See the shot. Feel the shot. Hit the shot.

I never hit a shot, not even in practice, without having a very sharp, in-focus picture of it in my head. It’s like a colour movie. First I ‘see’ where I want it to finish, nice and white and sitting up high on the bright green grass. Then the scene quickly changes and I ‘see’ the ball going there: its path, trajectory, and shape, even its behavior on landing. Then there is this sort of fadeout, and the next scene shows me making the kind of swing that will turn the previous images to reality. – Jack Nicklaus

 

How many times do you step up to a shot with a vague idea of what you want to happen, before duffing your shot, whether it be a top, chunk, slice or hook, it just doesn’t go to plan…? If you’re anything like me, too often!

But what can you implement into your game, before hitting your shot to both slow down the pre-routine and have more confidence in the shot you’re about to play?

One thing utilised by the best players in the world is imagery. Now this comes down to the individual but it has been shown to aid players with both performance and their confidence going into a shot.

What is imagery?

Imagery is the visualisation or mental rehearsal of the skill you’re about to perform, players utilise all of their senses to picture both the execution and the outcome of the shot. For example, visualising the line your ball must go on when putting, feeling the swing tempo, hearing the ball hit the bottom of the cup. In doing this you will approach the shot with more confidence, and be more likely to execute the skill.

Imagery is a skill which isn’t a quick fix. It must be learned and tailored to your personal game. You cannot just be put into your game and expect it to work. Golfers like Tiger Woods have been using imagery from a young age. He’s been visualising every shot taken and the exact position he wants the ball to go. He’s not had a bad career so who are we to argue with him?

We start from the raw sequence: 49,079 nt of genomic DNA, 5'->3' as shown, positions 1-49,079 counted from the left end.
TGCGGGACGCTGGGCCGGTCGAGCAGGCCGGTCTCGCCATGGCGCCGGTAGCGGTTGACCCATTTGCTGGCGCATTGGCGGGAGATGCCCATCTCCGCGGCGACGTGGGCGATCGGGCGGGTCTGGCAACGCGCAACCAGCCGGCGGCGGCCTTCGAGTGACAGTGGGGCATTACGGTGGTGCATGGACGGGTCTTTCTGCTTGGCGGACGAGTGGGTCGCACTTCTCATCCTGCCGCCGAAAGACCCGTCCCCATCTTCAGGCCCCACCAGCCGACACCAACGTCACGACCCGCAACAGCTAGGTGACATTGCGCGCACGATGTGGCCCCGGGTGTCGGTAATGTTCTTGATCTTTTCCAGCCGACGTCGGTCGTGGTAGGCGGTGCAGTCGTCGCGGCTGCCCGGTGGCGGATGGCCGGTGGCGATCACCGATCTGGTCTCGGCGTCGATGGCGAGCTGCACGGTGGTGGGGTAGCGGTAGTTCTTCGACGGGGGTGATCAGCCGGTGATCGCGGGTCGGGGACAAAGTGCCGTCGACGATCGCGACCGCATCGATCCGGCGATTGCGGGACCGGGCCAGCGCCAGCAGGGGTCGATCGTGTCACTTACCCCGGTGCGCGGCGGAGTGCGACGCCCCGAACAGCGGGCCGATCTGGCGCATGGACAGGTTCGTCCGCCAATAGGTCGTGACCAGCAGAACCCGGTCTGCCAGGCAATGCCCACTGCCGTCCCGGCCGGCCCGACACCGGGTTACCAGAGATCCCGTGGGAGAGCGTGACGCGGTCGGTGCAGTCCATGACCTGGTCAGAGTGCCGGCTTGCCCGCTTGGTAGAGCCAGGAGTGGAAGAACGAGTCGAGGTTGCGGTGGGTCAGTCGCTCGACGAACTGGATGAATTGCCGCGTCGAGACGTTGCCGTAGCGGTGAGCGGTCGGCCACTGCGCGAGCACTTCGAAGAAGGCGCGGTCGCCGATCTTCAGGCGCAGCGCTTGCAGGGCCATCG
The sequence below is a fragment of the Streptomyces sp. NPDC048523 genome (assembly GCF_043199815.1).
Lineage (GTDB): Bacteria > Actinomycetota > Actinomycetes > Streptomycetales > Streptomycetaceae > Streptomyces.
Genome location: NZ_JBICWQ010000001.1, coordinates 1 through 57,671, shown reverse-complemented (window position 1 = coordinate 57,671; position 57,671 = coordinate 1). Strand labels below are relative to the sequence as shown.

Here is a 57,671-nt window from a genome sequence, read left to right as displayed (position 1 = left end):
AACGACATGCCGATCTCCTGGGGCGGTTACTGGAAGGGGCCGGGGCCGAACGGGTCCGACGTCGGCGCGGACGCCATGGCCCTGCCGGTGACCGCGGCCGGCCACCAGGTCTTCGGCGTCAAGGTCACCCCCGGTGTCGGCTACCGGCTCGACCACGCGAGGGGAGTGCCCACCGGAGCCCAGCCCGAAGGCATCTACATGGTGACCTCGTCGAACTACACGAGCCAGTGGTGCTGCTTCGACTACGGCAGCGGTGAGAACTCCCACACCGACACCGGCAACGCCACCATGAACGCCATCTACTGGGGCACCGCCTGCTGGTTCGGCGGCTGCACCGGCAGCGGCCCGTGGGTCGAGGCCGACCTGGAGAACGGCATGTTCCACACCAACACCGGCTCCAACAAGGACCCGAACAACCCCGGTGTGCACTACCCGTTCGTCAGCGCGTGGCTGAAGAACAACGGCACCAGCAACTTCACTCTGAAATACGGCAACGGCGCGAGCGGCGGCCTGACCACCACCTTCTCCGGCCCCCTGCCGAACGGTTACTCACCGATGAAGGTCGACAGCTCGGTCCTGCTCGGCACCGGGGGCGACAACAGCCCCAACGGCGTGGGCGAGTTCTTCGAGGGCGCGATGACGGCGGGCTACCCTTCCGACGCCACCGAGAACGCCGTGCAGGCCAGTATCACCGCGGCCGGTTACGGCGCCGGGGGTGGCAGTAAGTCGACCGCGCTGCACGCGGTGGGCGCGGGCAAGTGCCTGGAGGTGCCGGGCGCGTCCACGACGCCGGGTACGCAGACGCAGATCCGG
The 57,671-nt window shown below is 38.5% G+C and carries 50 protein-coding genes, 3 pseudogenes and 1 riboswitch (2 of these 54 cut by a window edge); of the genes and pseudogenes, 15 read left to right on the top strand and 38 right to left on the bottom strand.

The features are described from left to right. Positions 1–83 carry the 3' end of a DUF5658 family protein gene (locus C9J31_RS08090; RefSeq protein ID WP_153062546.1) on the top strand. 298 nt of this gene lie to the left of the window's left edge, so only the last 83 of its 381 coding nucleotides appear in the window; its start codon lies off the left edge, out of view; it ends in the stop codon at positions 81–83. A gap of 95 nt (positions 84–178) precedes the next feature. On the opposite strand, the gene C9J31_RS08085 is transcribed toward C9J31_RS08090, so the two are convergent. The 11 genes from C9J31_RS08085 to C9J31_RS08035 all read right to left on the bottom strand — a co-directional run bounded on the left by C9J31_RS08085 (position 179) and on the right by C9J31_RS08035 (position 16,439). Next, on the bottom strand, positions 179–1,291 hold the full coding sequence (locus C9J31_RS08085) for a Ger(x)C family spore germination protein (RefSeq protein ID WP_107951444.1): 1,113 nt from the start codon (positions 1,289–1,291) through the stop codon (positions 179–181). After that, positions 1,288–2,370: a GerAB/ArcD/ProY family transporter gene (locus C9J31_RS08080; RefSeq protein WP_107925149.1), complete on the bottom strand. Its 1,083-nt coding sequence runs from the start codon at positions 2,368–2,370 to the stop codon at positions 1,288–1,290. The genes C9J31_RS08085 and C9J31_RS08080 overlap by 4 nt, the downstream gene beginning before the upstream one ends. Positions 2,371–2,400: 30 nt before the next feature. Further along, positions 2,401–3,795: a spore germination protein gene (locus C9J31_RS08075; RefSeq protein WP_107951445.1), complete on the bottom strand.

Implementing Imagery

The best time to start using imagery is in practice, as aforementioned you can’t expect it to just work. Utilise these key tips to try and best implement it into your game.

  • Remember: Whenever you visualise shot execution, picture yourself full of confidence, executing the shot to the best of your ability.
  • Initially start with short images of the skill execution and the goal in mind, trying to be as situation specific as possible at the driving range. This may be hitting a certain flag/target on the range, or sinking a certain length putt on the putting green.
  • Stay as relaxed as possible, with steady breathing talking yourself through the ideal shot, for a more vivid image.
    • What can you see?
      • The flag you’re aiming for, the ball flight as it heads on the target line
    • What can you feel?
      • Feel a smooth, powerful swing, the ball hits the centre of the face
    • What can you hear?
      • A good ball, club face connection
    • Don’t be worried if it takes a long time to pick up. Don’t rush between shots. On the course you’d never hit a shot, and then immediately hit another, so don’t rush when you’re visualising. Give yourself the best chance for it to work and take your time.

 

Closing comments

Imagery can be used by every level of golfer, from the elite PGA tour pros to novices, however, it isn’t for everyone. Don’t be afraid if it doesn’t work, not everyone can vividly imagine themselves. You may be better using different psychological techniques that work for you specifically, but it shouldn’t be overlooked, and if you want it to work it must be given the required time to embed itself successfully into your game.

To find out more

For more psychology resources visit psych-chek. To learn more about how you can use imagery more effectively and use it to address your other aspects of performance, take a look at this research.

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